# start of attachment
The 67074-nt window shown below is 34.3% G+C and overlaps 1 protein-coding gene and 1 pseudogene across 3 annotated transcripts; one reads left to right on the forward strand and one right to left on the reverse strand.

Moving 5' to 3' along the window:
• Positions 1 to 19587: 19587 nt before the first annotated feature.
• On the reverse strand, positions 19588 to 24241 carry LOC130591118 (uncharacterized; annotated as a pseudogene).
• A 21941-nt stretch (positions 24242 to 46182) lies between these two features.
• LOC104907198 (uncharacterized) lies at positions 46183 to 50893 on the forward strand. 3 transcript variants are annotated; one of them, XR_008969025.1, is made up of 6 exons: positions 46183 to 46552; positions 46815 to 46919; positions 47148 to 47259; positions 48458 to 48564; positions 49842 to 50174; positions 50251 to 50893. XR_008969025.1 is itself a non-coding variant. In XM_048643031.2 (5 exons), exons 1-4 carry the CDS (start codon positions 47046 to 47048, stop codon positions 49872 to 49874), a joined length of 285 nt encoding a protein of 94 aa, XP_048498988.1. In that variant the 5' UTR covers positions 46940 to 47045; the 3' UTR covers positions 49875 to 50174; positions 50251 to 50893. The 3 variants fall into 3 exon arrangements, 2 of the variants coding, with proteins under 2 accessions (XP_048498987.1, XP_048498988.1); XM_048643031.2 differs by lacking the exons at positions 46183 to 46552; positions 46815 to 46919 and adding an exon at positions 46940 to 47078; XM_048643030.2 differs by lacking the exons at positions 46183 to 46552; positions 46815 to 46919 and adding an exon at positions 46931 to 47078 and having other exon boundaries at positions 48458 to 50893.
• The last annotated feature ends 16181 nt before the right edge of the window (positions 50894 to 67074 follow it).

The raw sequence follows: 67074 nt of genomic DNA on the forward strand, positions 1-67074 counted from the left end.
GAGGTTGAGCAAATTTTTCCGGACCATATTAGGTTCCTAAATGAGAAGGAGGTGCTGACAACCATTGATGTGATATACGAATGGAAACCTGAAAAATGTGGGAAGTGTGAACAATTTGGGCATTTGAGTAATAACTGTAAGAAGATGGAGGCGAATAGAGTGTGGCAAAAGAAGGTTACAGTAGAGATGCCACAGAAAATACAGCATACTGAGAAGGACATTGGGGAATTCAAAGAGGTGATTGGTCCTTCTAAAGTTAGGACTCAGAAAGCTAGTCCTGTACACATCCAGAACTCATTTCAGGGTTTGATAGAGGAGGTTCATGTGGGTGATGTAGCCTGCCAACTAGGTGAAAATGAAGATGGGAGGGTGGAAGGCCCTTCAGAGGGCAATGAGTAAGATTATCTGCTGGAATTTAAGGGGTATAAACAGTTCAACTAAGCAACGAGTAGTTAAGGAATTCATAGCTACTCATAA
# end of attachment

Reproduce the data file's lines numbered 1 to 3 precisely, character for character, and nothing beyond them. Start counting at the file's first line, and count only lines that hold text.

The 67074-nt window shown below is 34.3% G+C and overlaps 1 protein-coding gene and 1 pseudogene across 3 annotated transcripts; one reads left to right on the forward strand and one right to left on the reverse strand.

Moving 5' to 3' along the window:
• Positions 1 to 19587: 19587 nt before the first annotated feature.